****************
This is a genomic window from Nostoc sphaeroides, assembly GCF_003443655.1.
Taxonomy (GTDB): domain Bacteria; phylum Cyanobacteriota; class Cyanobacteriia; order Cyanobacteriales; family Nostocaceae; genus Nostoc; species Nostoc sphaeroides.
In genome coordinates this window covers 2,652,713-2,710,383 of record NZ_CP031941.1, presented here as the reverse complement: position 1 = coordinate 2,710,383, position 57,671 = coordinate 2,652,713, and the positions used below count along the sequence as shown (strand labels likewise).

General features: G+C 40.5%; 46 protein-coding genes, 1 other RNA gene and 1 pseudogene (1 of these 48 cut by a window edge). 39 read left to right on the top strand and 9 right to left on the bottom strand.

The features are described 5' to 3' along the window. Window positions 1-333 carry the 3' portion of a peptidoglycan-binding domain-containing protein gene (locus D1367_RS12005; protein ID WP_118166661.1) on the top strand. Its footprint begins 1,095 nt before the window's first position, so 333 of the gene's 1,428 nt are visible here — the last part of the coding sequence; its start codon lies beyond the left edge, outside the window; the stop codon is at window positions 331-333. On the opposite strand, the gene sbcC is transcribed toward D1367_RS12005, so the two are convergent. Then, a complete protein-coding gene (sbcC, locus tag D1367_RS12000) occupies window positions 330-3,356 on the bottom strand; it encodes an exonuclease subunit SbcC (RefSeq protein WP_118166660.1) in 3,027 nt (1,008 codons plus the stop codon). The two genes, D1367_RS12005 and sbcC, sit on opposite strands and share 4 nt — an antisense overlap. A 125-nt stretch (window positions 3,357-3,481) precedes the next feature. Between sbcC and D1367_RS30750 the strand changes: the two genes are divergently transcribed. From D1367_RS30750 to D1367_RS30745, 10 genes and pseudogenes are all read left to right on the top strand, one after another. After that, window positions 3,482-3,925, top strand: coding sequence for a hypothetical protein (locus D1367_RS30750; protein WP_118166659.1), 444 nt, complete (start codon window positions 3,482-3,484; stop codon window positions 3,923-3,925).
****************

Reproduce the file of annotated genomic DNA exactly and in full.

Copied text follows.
This is a genomic window from Nostoc sphaeroides, assembly GCF_003443655.1.
Taxonomy (GTDB): domain Bacteria; phylum Cyanobacteriota; class Cyanobacteriia; order Cyanobacteriales; family Nostocaceae; genus Nostoc; species Nostoc sphaeroides.
In genome coordinates this window covers 2,652,713-2,710,383 of record NZ_CP031941.1, presented here as the reverse complement: position 1 = coordinate 2,710,383, position 57,671 = coordinate 2,652,713, and the positions used below count along the sequence as shown (strand labels likewise).

General features: G+C 40.5%; 46 protein-coding genes, 1 other RNA gene and 1 pseudogene (1 of these 48 cut by a window edge). 39 read left to right on the top strand and 9 right to left on the bottom strand.

The features are described 5' to 3' along the window. Window positions 1-333 carry the 3' portion of a peptidoglycan-binding domain-containing protein gene (locus D1367_RS12005; protein ID WP_118166661.1) on the top strand. Its footprint begins 1,095 nt before the window's first position, so 333 of the gene's 1,428 nt are visible here — the last part of the coding sequence; its start codon lies beyond the left edge, outside the window; the stop codon is at window positions 331-333. On the opposite strand, the gene sbcC is transcribed toward D1367_RS12005, so the two are convergent. Then, a complete protein-coding gene (sbcC, locus tag D1367_RS12000) occupies window positions 330-3,356 on the bottom strand; it encodes an exonuclease subunit SbcC (RefSeq protein WP_118166660.1) in 3,027 nt (1,008 codons plus the stop codon). The two genes, D1367_RS12005 and sbcC, sit on opposite strands and share 4 nt — an antisense overlap. A 125-nt stretch (window positions 3,357-3,481) precedes the next feature. Between sbcC and D1367_RS30750 the strand changes: the two genes are divergently transcribed. From D1367_RS30750 to D1367_RS30745, 10 genes and pseudogenes are all read left to right on the top strand, one after another. After that, window positions 3,482-3,925, top strand: coding sequence for a hypothetical protein (locus D1367_RS30750; protein WP_118166659.1), 444 nt, complete (start codon window positions 3,482-3,484; stop codon window positions 3,923-3,925).